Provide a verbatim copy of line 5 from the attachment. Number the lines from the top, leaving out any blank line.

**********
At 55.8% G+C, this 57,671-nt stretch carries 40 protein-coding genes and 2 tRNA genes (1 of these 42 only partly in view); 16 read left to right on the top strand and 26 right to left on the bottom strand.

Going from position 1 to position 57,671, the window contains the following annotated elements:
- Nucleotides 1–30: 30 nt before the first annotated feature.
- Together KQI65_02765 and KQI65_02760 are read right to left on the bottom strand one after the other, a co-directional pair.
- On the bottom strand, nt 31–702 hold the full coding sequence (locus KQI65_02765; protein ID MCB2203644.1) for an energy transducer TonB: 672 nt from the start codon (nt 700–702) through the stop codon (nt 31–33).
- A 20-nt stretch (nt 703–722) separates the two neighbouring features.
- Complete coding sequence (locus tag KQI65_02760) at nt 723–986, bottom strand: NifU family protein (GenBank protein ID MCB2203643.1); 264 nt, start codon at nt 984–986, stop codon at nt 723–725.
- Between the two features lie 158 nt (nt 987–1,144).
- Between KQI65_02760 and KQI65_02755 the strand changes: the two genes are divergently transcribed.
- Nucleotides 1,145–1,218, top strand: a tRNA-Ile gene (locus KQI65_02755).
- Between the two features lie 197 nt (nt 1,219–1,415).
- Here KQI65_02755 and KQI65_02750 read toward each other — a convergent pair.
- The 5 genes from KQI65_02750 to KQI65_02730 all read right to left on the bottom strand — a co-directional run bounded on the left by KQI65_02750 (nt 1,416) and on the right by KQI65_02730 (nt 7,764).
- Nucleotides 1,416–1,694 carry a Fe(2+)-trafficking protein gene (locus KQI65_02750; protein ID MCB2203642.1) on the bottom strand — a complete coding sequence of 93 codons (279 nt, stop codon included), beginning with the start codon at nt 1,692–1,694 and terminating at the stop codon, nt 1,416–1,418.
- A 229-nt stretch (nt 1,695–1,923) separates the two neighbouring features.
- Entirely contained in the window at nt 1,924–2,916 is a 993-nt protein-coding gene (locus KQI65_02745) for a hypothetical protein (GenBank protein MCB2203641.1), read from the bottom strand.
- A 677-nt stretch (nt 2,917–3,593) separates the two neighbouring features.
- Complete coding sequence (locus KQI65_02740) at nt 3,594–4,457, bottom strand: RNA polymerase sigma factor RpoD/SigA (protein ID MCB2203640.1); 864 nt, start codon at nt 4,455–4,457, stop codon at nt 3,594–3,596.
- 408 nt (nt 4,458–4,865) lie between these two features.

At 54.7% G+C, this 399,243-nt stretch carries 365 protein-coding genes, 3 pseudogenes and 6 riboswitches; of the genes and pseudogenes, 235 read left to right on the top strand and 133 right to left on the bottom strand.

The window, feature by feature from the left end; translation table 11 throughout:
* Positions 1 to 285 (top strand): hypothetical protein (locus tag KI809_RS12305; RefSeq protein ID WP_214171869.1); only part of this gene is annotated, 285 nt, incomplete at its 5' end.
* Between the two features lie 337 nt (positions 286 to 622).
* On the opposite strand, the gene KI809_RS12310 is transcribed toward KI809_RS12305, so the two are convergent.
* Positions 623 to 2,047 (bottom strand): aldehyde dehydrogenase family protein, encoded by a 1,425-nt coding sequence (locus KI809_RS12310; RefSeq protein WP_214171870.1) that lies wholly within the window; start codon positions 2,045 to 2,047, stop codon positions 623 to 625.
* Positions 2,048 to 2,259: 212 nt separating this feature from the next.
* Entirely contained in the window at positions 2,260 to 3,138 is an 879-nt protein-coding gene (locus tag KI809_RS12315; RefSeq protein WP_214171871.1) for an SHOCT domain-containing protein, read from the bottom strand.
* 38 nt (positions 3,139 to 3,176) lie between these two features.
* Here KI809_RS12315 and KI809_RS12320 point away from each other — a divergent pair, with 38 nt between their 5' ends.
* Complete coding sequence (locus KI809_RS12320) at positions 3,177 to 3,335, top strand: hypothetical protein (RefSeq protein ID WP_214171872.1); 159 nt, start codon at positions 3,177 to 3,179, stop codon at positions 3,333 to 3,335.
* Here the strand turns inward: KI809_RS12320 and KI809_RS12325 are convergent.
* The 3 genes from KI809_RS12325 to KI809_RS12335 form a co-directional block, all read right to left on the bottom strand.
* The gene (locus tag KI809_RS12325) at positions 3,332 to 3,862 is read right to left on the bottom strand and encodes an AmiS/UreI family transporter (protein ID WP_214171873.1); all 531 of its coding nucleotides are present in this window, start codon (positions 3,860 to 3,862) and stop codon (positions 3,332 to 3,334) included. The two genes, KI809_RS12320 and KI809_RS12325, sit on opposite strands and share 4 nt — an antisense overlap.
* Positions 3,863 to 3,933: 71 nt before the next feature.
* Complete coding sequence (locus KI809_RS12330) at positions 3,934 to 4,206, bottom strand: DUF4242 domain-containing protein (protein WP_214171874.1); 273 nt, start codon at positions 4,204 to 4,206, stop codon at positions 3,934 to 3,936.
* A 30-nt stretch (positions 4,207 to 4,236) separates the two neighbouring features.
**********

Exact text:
- On the bottom strand, nt 31–702 hold the full coding sequence (locus KQI65_02765; protein ID MCB2203644.1) for an energy transducer TonB: 672 nt from the start codon (nt 700–702) through the stop codon (nt 31–33).